The history of the seaside resorts in the UK goes back until 250 years ago. However, in that time such a recreation was a luxury only for the wealthy. Prince Regent and Queen Victoria had enjoyed the amenities in Brighton or Isle of Wight and Ramsgate (Wikipedia, 2010), under the pretext of health, social activity, coffee houses, gaming and theatre (Howard & Benn, 1998). Between 1850 and 1900, the Industrial Revolution and the improvement in transportation allowed less privileged classes to travel away from home.
Most holidays were railway day trips to the British seaside resorts (Barrow, 2010).
Along with the twentieth century, the developing of better and cheaper engine automobiles let UK seaside resorts experiment a brief boom up to or even after the Second World War (Walton, 2000). In 1974, more than 40 million took a British Break of four days or more (Brodie and Winter, 2007) Even in the 1990’s “at least half of all British holidays were still taken in seaside resorts” (John K. Walton, 2000, p. 3). In the same book, John K.
Walton explains, how resort life, both for residents and visitors, was a highly significant part of lived experience for much of the British population, making an important contribution to British Culture. However, a study carried out by Beatty, Fothergill and Wilson (2008), over the 37 largest seaside towns in England found that the employment rate in these towns is always below the English average. The Gross Valued Added per head and average earnings for both male and female in the sub-regions, containing seaside towns are substantially below the English average.
The share of adults of working age claiming the three main benefits for the non-employed are greater than the average (13. 2% compared to 11. 2% in England as a whole in May 2007). Furthermore, since 1997 this number has increased by 12% in seaside resorts while only 2. 2% in England as a whole (BBC News, 2007). Moreover, the level of deprivation in 26 of the 37 seaside towns is greater than the English average. The study concludes pointing out, that on average England’s principal seaside towns are rather more disadvantaged, than the rest of the country.
In addition, another study by Local Future Group (2010) in 2010 found, that seaside resorts such as Scarborough, Minehed in West Somerset and Great Yarmouth are within the bottom 20% of Local Authority District Ranked nationally in England with reference to: business enterprise, skills and qualifications, knowledge workers, labour market and prosperity. Others of the most well-established resorts, such as Southend on sea is at the bottom 20% regarding business enterprise and inequality, whereas Torbay fails in productivity, prosperity and affordability.
The surprise turns up when analyzing Blackpool, the leading British seaside resort during the twentieth century, reaching the amount of seventeen million visitors per year in the 1940’s (Wikipedia, 2010). The study found that Blackpool is within the 20% bottom in productivity, employment growth, industrial structure, business enterprise, skills and qualifications, labour market, knowledge workers, prosperity, health, crime and natural environment. Between 1999 to 2007 attractions such as Blackpool pleasure beach have dropped the number of visitors by 1. 5m (English Tourist Board, 2010). Thus, Blackpool is the 24th most deprived of 325 local authorities (BBC News, 2007). Likewise, 39m nights were lost at welsh seaside destinations from 1978 to 1988. (Welsh Tourist Board, 1989) Therefore, young people have no other alternative but to leave their towns to find jobs elsewhere. In contrast, the arrival of older people buying their homes for retirement put health and social services under pressure. (Daymail, 2007). Thus, seaside resorts are facing a spiral of decline.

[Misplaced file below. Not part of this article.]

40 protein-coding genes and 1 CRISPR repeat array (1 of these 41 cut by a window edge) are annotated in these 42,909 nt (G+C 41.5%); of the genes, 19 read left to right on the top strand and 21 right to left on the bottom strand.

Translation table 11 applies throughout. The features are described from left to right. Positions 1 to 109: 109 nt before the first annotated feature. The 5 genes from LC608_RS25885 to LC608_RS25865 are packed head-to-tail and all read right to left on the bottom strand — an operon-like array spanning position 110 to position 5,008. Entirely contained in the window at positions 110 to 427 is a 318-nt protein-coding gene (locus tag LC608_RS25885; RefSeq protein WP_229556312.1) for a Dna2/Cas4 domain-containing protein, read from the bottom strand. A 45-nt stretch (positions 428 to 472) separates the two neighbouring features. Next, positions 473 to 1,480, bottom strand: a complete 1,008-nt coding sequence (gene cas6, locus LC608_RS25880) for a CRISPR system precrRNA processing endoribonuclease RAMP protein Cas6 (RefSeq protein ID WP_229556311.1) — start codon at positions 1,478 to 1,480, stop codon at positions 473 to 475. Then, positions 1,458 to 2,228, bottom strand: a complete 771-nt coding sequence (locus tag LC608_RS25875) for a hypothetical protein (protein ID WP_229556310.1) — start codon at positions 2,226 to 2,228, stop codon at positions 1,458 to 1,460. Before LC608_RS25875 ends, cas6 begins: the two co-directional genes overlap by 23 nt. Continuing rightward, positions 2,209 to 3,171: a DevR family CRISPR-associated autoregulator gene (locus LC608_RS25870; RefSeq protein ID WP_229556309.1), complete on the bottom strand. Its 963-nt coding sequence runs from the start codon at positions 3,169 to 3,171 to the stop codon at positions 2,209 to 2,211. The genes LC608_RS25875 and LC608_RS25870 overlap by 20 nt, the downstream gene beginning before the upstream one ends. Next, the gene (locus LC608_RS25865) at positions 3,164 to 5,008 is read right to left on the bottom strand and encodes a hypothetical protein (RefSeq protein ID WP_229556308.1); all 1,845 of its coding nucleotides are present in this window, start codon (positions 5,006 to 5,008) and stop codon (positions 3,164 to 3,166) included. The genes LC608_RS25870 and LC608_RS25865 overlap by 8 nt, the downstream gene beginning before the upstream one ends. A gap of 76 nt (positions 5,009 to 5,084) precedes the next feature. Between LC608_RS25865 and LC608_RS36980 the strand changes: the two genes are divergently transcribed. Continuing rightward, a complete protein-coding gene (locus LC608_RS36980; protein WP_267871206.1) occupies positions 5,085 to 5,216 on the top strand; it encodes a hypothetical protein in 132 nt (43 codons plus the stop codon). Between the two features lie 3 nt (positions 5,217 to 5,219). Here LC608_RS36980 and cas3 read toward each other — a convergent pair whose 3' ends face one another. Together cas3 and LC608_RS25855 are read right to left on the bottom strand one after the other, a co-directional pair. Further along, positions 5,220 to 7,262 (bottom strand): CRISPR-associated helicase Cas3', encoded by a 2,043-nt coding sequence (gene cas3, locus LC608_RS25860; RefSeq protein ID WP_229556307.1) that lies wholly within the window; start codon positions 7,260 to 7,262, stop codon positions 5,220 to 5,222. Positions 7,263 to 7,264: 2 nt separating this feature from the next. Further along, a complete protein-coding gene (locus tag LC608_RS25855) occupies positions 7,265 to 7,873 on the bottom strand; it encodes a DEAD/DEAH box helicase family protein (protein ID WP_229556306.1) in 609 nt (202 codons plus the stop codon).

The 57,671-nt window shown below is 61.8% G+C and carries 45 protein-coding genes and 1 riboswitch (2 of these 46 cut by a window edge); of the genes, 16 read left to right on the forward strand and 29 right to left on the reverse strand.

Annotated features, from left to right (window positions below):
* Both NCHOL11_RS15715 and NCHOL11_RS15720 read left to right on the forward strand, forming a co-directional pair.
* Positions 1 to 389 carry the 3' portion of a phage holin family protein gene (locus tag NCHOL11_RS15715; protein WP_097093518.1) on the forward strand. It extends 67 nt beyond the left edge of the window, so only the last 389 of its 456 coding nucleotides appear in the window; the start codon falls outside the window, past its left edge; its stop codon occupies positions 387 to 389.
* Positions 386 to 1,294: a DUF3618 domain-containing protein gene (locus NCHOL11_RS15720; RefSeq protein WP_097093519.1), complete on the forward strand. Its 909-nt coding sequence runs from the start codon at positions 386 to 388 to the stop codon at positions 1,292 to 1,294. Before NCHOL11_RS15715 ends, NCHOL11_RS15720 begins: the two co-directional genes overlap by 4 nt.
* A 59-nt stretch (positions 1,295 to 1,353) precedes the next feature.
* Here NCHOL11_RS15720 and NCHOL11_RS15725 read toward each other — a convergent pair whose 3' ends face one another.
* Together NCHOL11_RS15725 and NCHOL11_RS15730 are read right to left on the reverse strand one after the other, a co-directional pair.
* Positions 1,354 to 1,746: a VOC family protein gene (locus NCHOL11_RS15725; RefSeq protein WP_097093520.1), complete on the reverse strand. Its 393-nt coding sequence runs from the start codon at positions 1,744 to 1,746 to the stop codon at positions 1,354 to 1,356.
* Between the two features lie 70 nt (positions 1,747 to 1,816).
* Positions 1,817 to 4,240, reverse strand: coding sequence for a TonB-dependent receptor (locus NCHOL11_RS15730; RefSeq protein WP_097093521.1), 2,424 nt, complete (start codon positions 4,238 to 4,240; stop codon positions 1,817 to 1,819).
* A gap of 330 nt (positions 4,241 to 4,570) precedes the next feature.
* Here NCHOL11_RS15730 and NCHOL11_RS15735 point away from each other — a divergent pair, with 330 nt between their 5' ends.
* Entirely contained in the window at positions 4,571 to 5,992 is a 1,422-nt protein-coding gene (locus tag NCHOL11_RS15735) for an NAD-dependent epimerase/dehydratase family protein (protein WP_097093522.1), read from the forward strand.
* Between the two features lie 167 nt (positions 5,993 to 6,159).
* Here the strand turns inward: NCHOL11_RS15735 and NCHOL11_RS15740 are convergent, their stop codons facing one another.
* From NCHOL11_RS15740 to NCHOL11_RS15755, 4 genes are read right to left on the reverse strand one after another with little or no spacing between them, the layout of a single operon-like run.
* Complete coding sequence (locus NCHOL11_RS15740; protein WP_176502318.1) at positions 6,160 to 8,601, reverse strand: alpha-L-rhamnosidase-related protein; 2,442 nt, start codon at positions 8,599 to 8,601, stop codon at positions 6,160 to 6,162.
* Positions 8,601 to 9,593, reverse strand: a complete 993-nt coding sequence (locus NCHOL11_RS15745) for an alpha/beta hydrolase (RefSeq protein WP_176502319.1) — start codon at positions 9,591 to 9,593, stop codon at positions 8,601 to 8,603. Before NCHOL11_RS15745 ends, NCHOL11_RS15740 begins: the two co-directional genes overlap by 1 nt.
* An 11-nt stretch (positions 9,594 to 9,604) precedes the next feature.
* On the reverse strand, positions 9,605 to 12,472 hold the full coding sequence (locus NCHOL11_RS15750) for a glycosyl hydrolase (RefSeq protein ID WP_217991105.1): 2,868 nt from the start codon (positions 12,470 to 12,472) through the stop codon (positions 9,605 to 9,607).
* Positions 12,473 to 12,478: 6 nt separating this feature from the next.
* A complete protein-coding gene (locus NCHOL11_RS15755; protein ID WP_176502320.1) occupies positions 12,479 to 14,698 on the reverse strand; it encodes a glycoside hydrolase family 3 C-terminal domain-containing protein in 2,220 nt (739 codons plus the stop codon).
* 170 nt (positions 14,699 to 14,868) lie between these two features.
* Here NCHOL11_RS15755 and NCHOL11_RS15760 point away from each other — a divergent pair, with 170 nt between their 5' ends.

How can such thriving resorts in the twentieth century be facing their decline in the current century? As many authors of the material are agreed, one of the main reasons is the increasing cheapness and more attractive climatic conditions, offered by the package holiday to the Mediterranean and beyond. Spain and France are the favourite destinations. From 2000 to 2007 the number of annual visitors to Spain from the UK had increased by 1. 1 million, reaching 13. 9m of visitors in 2007. Whereas 11. 2m went for a holiday to France in the same year. Office for National Statistics, 2008) In addtion, other eastern European countries have recently seen an increased in the number of visitors form the UK.
Between 2002 and 2006 the amount of visitors has risen 75% in Slovakia, 63% in Poland and 27% in Czech Republic. (Office for National Statistics) Australia and the U. S. A are other well known destinations for the British citizens. Others believe that the decline of the seaside resorts has also been due to changes in the entertainment element of the holiday product, as well as from domestic leisure activities such as theme parks. English Tourist Board, 1991). These resorts are no longer “spectacle” and “the extraordinary”. As John Urry said in 1998: “Resorts have not been able to maintain their distinctiveness as places where entertainment and pleasure in concentrated”. A century ago a British gentleman would spend the rest of his day enjoying the comfort of the assembly rooms, library and theatre. Nowadays, you would visit “a seafront dominated by fish and chip shops, gift shops and pubs”. (Allan Brodie and Gary Winter, 2007)
On the contrary, Britain’s night time economy is based exclusively around alcohol and it entails certain damages. As Alan Wood, chief executive of the clean beach campaigner said in 2004: “Resorts can resemble war zones rife with rubbish and soaked with sick and urine”. He believes that art galleries should open at night as well as pubs and clubs. Moreover, seaside resorts are sometimes only targeting one segment of the market, leaving aside the family package which is not compatible with the irritation caused at night by those looking for discos or pubs.